By KEVIN CHIRI
Slidell news bureau
SLIDELL – The first-ever St. Tammany criminal justice accountability study confirmed a lot about law enforcement in the parish that many have long been saying, without hard facts to back it up.
The report by the Metropolitan Crime Commission was commissioned by the Northshore Business Council and had two key conclusions while complimenting the St. Tammany justice system in general:
–Law enforcement in St. Tammany Parish is well above the national average in seeking to eradicate the most violent crimes with a focus on felony arrests.
–Crime in St. Tammany Parish is relatively low on the North Shore compared to the national average.
Violent crime rates in St. Tammany per 100,000 residents are 60 percent below the national average, and 70 percent below the Louisiana average.
Additionally, anyone who thinks St. Tammany policemen are focusing on handing out a lot of traffic tickets were surprised to see that it is an extremely low priority for lawmen when approaching crime in general.
While 26 percent of the arrests in the parish are for felony or violent crimes, compared to the national average of 14 percent, only 3 percent of arrests were for traffic offenses.
“The low rate of traffic arrests is another indication that police agencies in St. Tammany Parish are using discretion in their use of arrest to enforce less serious violations,” the report said.
For that matter, the only real criticism of any kind was a recommendation for police and prosecuting agencies to find ways to increase the time period from arrest to a decision to prosecute.
The report showed that police take an average of 28 days to submit reports to the district attorney’s office to decide if a case will be prosecuted. The DA’s Office takes an average of 19 days to review all the evidence through its screening department, which leads to the decision to prosecute or not.
The report suggested that is an unnecessary delay that frequently involves a suspect remaining in jail when they might be out, thereby costing the parish money.
“The delays increase the time that suspects are held in custody, which increases costs to taxpayers to house people in jail and requires the Sheriff’s Office to maintain a larger felony pretrial inmate population,” the report added.
The second recommendation from the report was to ensure that the ability for a suspect to be admitted to the 22nd Judicial Court Diversion Program was not hampered if an individual could not pay the costs associated with it.
District Attorney Warren Montgomery was among the speakers at the Northshore Business Council luncheon when results of the report were released for business leaders and public officials to hear it.
He pointed out that one of the early priorities after he was elected over two years ago was to increase the staff in the screening department. When he first took office there was only one part-time person reviewing cases to make a decision for prosecuting. Since that time he has added three more staff members and utilizes up to five lawyers to improve that wait time.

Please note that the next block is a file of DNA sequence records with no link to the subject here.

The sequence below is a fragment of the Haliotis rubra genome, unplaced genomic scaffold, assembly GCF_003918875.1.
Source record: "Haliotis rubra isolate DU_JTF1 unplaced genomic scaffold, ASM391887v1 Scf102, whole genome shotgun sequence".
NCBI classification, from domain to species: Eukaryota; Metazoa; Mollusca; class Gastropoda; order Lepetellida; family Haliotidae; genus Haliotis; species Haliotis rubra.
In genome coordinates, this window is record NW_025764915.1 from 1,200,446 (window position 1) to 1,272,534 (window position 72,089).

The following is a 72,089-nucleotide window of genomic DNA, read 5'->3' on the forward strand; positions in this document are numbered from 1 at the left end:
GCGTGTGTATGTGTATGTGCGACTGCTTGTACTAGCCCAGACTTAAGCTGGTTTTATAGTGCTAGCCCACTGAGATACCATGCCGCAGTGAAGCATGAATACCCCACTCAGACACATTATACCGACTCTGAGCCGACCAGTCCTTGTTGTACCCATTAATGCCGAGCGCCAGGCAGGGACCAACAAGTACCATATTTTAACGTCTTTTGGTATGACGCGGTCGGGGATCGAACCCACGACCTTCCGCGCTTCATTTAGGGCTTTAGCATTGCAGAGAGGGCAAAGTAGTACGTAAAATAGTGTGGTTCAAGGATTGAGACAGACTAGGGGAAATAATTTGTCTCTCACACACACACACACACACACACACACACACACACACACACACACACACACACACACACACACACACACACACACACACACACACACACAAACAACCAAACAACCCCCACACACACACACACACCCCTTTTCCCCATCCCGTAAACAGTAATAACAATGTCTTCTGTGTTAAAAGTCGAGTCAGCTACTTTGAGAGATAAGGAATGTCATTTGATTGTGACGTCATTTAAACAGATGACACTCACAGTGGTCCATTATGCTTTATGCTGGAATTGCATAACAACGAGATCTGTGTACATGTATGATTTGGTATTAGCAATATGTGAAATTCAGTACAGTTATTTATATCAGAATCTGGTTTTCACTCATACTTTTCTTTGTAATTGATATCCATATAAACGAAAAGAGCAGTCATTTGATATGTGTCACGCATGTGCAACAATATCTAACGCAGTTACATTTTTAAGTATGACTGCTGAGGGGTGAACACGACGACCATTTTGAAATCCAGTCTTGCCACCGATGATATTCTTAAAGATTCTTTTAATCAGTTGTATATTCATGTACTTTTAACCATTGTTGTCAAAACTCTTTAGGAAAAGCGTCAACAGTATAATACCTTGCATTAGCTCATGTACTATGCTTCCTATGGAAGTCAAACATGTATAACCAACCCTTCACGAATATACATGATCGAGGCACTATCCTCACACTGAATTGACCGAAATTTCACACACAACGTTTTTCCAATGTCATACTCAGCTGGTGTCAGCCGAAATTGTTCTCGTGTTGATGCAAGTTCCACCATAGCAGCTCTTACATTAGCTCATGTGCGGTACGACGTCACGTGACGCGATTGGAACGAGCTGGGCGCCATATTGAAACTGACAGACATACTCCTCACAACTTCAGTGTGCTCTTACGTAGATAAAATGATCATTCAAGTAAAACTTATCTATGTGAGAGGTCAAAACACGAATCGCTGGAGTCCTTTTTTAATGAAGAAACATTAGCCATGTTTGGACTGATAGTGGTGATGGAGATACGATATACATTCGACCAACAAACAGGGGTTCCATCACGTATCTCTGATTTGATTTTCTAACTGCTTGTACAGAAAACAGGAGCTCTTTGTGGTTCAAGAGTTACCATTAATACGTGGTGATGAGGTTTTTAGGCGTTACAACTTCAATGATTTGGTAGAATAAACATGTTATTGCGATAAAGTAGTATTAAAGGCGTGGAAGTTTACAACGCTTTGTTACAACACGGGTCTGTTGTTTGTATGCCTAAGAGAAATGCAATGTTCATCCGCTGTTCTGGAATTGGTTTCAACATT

“When it comes to increasing the time for a decision on prosecuting you have to still remember that it is important to have good data, which leads to better results, better decisions, a better community and better business. We don’t want to rush people through the process and then have them out to commit more crimes,” he explained.
But he was in complete agreement about the continued effort with new Sheriff Randy Smith to do all they can to improve the waiting time from arrest to prosecution decision, something that has improved substantially thanks to his focus on beefing up the screening department staff.
Montgomery also said that when he took office “all these decisions and work were on paper. We are slowly moving to a paperless courtroom and that is speeding things up to have access to arrest information electronically,” he said. “It’s something we are working on and we’re already seeing it’s much more effective to have this new system.”
He expects the entire 22nd Judicial operation to be paperless within 12 months, something he said has also been assisted greatly by new Clerk of Court Melissa Henry, who has worked to make that change in her department as well since she took office two years ago.
Smith, also part of the new law enforcement leadership team in the parish that replaced a former sheriff and D.A. who had both been in office for over 20 years, said “we are moving in the right direction, but there is always room for improvement. But I think the statistics show we are focusing on violent crimes and we will continue to do that.
“We have a very safe parish and that’s thanks to the men and women we have working in our departments,” Smith added. “We will continue to have a zero tolerance approach to criminal behavior.”
The Diversion Programs in St. Tammany were started 18 years ago and seen as a model across the state, with other parishes contacting the 22nd Judicial judges for direction on starting similar programs. The new court announced on Monday aims at helping veterans who have run into trouble with the law. Currently there are specialty areas for Adult Drug Court, Family Preservation Court, Sobriety Court, Behavioral Health Court, Re-Entry Court and now the new Veterans Court.